Physics Girl

WATCH: Why the death of black holes is such a problem for physicists

Someone really needs to solve this.

BEC CREW
3 FEB 2016
 

Of all the strange, colossal, and unknowable things out there in space, there's arguably none so confounding as the black hole - those deep, dark regions of extreme mass and gravity that are scattered throughout the Universe. While some have hypothesised that 'death by black hole' would involve a painful roasting, generally, physicists agree that if you get too close to the event horizon, your body would be 'spagettified' as the gravitational tidal forces stretched you apart. But what about the black hole itself - how does it die? And where do all those hypothetical spagettified human remains go then?

 

Just like most things in existence, black holes can't escape their own inevitable demise. Over a very long period of time, they'll evaporate into nothing, sort of like a puddle on a warm day. This occurs thanks to Hawking radiation leaking out all over the place, and our current understanding of the physics behind all that brings up a whole lot of problems, as the latest episode of Physics Girl explains.

So what makes a black hole so black? The fact that not even light can escape the gravitational pull of a black hole means it's completely imperceptible. You need some kind of light in order to see something, which means despite the fact that physicists have been studying black holes for decades, no one's ever actually directly detected one. 

While most of you probably already knew that even light can't escape a black hole, this was no easy task for scientists to initially explain. The laws of physics saw that light always travels at the speed of light, so how could you possibly capture it? Thanks to Einstein's general theory of relativity, we know that mass bends space itself, and we perceive the effects of this as gravity.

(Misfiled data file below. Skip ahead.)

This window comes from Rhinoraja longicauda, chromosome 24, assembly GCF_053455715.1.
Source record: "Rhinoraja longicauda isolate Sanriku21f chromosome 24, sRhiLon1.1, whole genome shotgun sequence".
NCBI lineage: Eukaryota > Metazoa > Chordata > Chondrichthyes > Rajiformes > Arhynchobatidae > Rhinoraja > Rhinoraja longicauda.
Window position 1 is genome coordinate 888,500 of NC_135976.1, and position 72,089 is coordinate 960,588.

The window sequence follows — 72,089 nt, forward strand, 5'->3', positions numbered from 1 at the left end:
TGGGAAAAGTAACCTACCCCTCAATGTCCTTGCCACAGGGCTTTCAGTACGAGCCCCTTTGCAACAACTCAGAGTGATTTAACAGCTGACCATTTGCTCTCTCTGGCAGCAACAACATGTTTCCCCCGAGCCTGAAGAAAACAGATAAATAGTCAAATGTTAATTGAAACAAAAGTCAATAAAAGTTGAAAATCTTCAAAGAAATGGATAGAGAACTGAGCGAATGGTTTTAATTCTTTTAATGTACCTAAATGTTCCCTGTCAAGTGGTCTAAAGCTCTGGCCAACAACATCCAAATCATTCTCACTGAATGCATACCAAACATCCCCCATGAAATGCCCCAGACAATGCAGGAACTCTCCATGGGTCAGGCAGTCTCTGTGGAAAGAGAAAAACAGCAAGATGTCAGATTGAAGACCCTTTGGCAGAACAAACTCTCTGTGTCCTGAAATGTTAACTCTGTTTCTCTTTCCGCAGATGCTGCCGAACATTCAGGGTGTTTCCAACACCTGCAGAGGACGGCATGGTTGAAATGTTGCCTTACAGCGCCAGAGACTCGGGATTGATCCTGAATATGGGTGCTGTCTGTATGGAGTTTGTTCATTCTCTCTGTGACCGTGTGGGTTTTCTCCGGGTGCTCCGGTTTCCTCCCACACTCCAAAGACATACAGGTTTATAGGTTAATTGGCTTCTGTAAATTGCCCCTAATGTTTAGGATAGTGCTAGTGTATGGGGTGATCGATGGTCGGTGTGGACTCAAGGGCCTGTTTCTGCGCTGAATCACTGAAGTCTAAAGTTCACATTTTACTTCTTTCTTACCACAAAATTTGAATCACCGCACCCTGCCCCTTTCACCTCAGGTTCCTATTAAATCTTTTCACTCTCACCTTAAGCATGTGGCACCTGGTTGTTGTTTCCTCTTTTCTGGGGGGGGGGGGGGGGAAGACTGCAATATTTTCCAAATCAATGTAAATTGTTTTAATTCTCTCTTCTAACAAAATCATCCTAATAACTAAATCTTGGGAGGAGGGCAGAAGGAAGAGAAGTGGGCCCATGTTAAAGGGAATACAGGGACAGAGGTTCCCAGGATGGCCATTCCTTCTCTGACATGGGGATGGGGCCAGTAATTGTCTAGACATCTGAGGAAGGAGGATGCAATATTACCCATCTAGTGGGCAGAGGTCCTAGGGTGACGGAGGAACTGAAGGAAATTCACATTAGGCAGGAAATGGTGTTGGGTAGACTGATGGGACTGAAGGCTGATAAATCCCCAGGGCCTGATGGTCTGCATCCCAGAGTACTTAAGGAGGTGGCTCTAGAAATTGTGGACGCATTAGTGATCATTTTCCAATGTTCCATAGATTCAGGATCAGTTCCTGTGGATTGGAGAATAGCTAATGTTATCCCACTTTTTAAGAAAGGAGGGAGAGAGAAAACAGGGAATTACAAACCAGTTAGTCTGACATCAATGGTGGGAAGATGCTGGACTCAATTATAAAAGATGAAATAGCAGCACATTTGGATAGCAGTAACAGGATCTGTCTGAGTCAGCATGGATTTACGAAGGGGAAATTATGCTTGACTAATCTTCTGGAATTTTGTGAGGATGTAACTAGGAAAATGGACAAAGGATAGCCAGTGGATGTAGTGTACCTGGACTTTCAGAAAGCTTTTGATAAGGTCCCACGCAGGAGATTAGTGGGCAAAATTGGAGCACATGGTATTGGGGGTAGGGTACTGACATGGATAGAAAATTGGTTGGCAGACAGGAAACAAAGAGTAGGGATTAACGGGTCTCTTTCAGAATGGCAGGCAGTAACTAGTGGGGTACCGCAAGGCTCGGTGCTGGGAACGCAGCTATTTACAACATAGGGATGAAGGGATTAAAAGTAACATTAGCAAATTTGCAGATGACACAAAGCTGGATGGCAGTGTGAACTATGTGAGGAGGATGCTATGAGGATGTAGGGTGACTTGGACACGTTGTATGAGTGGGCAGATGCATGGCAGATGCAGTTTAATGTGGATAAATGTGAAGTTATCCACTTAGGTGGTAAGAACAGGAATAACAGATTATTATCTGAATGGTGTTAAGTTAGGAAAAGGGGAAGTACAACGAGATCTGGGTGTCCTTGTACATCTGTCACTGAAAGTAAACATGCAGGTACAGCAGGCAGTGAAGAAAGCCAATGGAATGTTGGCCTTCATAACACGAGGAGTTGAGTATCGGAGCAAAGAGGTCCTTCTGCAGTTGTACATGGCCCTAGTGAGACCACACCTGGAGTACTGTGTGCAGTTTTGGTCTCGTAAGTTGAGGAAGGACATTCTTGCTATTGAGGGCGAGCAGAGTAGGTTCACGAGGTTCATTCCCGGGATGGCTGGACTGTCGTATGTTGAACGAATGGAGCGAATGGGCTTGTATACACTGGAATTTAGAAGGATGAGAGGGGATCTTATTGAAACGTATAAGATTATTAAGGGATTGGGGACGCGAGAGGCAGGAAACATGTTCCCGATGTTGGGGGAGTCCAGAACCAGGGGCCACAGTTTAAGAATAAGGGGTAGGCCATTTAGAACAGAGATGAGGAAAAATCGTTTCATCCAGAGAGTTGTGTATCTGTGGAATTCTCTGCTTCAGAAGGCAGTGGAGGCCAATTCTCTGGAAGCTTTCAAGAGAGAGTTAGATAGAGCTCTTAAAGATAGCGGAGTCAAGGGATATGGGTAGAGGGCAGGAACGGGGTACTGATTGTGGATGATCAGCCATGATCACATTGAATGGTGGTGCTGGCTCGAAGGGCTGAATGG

When you've got an object with incredible mass - like a black hole - warping space-time so drastically, light will continue to travel at the speed of light when the two meet, but in a special curved path that can never lead back out of the black hole. If that's hard to wrap your head around, the video above has got a simple animation to show you how it works.

While all this light is getting sucked into a theoretical black hole whirlpool, the black hole has its own problems - namely, the fact that it's dying an excruciatingly slow death. As Physics Girl explains, countless pairs of virtual, quantum entangled particles suddenly form on the event horizon, and the negatively charged one gets sucked in, while the particle with positive energy escapes. This phenomenon causes the black hole to be losing mass constantly, and one day, it'll be reduced to nothing.

"This picture is relatively simple and compelling, but it's misleading, and can lead to trouble if taken seriously," says Physics Girl. Why? I'll let the video above explain, because trust me, you're going to need some clever animations to get you through. Let's just say established laws of physics don't work like they should around black holes. If you suggest things go one way because of what one law says, that will mean another, equally established law must be wrong, and that's a problem no physicist has even gotten close to reconciling. 

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